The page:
Remembering Elmer Lach

Today we join the hockey world in mourning the death of legendary Canadiens centerman Elmer Lach. We extend our deepest condolences to the family of Mr. Lach in their time of grief.

A key member of one of the most electrifying forward lines ever assembled, Lach played a hard-driving style of hockey that embraced those dirty areas where lesser players feared to tread, a style that left untold numbers of broken bones in its wake and that helped to rescue a once-proud franchise from its drift into mediocrity.

It is astonishing to discover that Elmer Lach was the NHL’s career point leader at the time of his retirement in 1954 … and that [that] record was broken, in succession, by three of the greatest players ever to don a pair of skates: Maurice Richard, Gordie Howe and Wayne Gretzky. — Kevin Shea, Hockey Hall of Fame.

Elmer Lach was one of the greatest living links to hockey’s Golden Age. A modest, self-effacing gentleman in the proud tradition of Canadian hockey and for decades a charming ambassador for the sport, he remains one of the highest-scoring players in the history of the Montreal Canadiens–a hockey club that was formed just eight years before he was born.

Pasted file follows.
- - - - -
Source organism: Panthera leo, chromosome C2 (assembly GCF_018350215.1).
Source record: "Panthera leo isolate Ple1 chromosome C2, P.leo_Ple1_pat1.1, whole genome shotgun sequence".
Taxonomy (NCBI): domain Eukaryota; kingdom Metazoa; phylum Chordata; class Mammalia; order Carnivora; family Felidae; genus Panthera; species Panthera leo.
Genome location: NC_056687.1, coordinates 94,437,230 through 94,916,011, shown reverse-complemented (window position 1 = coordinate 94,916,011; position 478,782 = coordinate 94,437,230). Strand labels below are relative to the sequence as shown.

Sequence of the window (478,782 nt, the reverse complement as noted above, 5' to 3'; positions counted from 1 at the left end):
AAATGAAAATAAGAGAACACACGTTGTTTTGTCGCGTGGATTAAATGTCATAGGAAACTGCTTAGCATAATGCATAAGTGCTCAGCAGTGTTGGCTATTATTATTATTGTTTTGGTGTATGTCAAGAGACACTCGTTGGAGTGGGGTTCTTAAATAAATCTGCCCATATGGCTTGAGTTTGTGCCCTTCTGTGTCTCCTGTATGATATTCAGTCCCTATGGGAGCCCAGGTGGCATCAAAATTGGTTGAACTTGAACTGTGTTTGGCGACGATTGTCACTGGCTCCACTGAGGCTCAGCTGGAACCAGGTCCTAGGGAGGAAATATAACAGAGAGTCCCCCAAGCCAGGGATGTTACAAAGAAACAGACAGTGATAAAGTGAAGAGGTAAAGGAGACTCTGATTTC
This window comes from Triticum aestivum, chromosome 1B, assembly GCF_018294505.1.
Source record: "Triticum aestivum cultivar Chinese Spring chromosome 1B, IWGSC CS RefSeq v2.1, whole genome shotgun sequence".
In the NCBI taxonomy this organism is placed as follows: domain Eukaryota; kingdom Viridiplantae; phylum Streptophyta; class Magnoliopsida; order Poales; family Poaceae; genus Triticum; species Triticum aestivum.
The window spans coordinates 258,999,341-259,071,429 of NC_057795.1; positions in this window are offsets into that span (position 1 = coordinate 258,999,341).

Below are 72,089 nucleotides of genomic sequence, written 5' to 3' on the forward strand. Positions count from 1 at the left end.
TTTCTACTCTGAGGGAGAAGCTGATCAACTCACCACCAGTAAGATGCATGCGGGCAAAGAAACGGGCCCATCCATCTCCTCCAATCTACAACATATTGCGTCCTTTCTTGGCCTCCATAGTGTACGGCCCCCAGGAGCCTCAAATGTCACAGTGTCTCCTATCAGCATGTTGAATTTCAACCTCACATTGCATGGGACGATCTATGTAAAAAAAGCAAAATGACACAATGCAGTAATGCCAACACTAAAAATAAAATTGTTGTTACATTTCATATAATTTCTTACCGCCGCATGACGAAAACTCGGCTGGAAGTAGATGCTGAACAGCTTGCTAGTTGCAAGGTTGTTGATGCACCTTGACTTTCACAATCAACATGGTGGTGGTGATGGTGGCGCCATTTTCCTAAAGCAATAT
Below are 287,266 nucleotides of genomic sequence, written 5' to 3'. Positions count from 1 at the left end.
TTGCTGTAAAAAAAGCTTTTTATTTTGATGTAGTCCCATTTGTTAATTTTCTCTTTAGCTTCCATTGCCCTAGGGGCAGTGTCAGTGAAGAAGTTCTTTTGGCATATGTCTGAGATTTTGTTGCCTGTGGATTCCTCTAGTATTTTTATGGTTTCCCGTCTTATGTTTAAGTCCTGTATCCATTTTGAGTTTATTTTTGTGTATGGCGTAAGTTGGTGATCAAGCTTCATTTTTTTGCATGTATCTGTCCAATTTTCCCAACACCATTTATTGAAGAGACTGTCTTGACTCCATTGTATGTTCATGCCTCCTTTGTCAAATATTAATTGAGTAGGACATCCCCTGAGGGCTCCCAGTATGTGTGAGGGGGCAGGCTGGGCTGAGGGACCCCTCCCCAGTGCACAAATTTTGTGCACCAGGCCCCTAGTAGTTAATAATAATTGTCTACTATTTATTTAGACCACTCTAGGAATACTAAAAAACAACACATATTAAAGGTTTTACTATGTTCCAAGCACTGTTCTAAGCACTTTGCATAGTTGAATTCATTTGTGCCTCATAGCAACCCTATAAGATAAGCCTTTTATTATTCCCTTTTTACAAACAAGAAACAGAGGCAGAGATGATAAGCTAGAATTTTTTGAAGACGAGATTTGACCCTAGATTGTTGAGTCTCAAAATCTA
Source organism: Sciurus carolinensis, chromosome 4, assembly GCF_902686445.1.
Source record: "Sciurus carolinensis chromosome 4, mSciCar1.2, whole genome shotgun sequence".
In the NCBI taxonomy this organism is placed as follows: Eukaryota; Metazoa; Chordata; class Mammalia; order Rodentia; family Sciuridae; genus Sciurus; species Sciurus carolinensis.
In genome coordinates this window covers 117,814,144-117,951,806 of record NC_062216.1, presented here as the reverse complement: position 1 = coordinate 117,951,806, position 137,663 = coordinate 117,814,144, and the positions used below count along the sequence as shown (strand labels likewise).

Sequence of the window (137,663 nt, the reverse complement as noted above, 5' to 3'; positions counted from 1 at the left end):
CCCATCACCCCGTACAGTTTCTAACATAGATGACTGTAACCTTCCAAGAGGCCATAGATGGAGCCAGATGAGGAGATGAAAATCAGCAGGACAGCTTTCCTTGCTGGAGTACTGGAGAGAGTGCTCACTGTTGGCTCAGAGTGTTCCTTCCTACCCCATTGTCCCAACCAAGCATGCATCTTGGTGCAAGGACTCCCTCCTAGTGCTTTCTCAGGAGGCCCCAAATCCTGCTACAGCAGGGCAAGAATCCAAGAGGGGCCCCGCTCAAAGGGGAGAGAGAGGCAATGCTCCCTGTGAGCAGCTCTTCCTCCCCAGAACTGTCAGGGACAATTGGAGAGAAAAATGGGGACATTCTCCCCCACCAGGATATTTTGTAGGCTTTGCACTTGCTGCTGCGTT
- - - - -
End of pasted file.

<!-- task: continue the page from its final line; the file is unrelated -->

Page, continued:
Elmer James Lach was born in Nokomis, Saskatchewan on January 22, 1918, near Regina. A village of less than a thousand people, Lach didn’t play competitive hockey until he was 17.

Then in 1935-36 he played a few games for the Regina Abbotts of the Saskatchewan Junior Hockey League. He split the next four years between the Weyburn Beavers and the Moose Jaw Millers of the Saskatchewan Senior Hockey League. It was with Moose Jaw that Lach would discover a scoring touch: in two seasons he hammered out 32-49-81 in 59 games and 11-13-24 in 18 playoff games, helping Moose Jaw to a league championship in his last season.

Scouted heavily by the Toronto Maple Leafs, New York Rangers and the Montreal Canadiens, the following autumn Lach made his National Hockey League debut with the bleu, blanc et rouge where for the next fourteen years he would carve out his place among Les Habitants légendaires with a smart, fearless style of hockey that balanced the fierce with the finesse.